It is arguable that Strasbourg would be inclined to examine the facts of the hearing to ensure that Doris was convicted on evidence other than cross-examination. However, if there was other evidence on which Doris was found guilty, the Court may not be able to intervene in the decision. This was the case in Garcia Ruiz v Spain where it was deemed to be a matter for the national court and any infringement would have to be appealed in the domestic court.
It can be argued that Doris experienced a breach of Article 6 as she was forced to answer questions. As has been explained above, this may be considered to be an infringement of Doris’ right to protection from self-incrimination. Doris should have been allowed an informed choice as to whether she answered questions at her trial or whether the prosecution should be put to proof on every point of law. This was confirmed in Sanders v UK, as referenced above. However if public policy is put to contention, then Strasbourg may be reluctant to uphold a challenge as seen in Brown v Stott where the suspect was compelled to answer questions and was not allowed the right to silence.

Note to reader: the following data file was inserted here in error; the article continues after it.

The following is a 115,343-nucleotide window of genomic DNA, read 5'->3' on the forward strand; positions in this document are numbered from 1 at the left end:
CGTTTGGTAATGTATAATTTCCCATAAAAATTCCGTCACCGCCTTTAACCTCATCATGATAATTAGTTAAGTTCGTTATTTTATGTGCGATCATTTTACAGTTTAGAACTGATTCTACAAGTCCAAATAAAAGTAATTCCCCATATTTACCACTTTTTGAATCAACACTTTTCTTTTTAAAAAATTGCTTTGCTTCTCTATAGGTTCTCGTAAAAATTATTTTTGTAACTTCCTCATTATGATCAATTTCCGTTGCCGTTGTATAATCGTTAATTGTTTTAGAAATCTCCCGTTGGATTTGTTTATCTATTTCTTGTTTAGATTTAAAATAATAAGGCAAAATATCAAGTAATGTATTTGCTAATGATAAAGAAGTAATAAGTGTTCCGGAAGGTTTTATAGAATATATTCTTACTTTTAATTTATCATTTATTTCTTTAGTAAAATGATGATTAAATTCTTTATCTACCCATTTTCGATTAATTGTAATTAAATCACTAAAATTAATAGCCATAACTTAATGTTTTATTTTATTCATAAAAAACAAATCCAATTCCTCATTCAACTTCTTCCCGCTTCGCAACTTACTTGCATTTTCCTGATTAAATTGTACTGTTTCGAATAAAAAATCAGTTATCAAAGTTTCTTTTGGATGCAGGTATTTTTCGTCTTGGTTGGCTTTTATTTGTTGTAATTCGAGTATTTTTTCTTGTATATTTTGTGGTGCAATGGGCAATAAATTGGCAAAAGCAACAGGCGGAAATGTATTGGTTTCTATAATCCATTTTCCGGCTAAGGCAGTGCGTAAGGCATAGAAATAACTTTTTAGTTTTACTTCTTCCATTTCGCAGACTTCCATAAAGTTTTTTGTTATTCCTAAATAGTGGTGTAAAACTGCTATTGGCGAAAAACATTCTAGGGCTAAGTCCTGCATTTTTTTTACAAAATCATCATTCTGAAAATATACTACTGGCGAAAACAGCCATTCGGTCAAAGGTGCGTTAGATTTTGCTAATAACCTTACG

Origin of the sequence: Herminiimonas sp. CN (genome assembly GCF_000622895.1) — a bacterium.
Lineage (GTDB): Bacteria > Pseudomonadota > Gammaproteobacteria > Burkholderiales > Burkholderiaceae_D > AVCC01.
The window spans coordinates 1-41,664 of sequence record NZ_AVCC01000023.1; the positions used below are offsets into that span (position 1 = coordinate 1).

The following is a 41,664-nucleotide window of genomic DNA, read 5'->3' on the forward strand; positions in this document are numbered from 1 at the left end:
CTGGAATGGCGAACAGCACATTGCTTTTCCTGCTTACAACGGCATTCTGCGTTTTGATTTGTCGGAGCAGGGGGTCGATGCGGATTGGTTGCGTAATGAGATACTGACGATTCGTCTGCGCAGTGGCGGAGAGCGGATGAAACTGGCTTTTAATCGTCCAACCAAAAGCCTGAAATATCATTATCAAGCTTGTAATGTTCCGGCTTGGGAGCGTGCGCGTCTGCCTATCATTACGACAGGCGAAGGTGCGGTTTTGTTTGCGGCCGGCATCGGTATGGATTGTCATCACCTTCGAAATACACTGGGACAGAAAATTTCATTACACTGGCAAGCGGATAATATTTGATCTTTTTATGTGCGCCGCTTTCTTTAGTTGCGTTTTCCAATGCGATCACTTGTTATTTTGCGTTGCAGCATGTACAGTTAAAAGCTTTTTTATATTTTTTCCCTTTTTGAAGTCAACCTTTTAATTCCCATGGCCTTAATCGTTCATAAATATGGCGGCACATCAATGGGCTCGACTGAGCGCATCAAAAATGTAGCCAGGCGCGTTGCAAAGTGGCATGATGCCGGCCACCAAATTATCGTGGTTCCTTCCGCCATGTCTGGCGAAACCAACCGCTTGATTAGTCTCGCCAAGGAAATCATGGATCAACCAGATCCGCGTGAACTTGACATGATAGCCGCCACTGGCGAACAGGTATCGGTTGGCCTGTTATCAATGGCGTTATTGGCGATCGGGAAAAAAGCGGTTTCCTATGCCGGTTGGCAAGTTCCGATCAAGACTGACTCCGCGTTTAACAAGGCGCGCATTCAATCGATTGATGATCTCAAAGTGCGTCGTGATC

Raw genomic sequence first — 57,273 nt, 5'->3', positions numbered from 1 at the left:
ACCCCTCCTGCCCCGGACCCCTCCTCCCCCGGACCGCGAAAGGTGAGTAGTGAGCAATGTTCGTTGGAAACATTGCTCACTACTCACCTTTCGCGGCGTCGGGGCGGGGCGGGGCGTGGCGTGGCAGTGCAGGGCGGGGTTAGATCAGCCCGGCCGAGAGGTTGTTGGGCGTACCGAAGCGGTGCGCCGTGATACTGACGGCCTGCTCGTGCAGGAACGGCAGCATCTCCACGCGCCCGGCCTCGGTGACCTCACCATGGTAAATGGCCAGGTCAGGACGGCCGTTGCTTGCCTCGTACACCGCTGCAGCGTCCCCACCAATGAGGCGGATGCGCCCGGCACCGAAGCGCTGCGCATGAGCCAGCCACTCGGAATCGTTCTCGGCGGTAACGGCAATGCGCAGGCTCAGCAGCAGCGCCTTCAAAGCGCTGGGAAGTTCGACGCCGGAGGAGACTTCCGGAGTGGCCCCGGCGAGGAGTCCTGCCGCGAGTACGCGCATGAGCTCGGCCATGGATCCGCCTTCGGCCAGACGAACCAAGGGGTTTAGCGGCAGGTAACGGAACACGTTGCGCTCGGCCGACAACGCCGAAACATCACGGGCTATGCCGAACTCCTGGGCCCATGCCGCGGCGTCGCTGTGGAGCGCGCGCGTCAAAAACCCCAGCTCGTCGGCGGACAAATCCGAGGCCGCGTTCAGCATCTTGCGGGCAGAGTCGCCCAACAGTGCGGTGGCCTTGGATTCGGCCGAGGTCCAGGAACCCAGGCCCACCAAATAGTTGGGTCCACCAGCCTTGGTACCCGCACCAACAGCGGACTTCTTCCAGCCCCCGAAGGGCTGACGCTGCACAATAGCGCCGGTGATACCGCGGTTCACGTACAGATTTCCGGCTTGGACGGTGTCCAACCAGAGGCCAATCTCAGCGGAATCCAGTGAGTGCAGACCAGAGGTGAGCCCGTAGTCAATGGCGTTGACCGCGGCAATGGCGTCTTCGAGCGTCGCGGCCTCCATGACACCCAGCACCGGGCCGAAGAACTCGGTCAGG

In the leading judgment of the Grand Chamber, the Court decided that, ‘Having regard to all the circumstances of the case, including the special nature of the regulatory regime at issue and the limited nature of the information sought by a notice under section 172 of the Road Traffic Act 1988, the Court considers that the essence of the applicants’ right to remain silent and their privilege against self-incrimination has not been destroyed.’ This quote encompasses the important considerations that have to be dealt with by national legislatures; however Judge Pavlovschi was unimpressed by this reasoning. He described it as a ‘fundamental mistake’ that was dangerous and infringed the right to silence.
Given the case law outlined, Doris should be advised to take her case to Strasbourg to argue her human rights violations.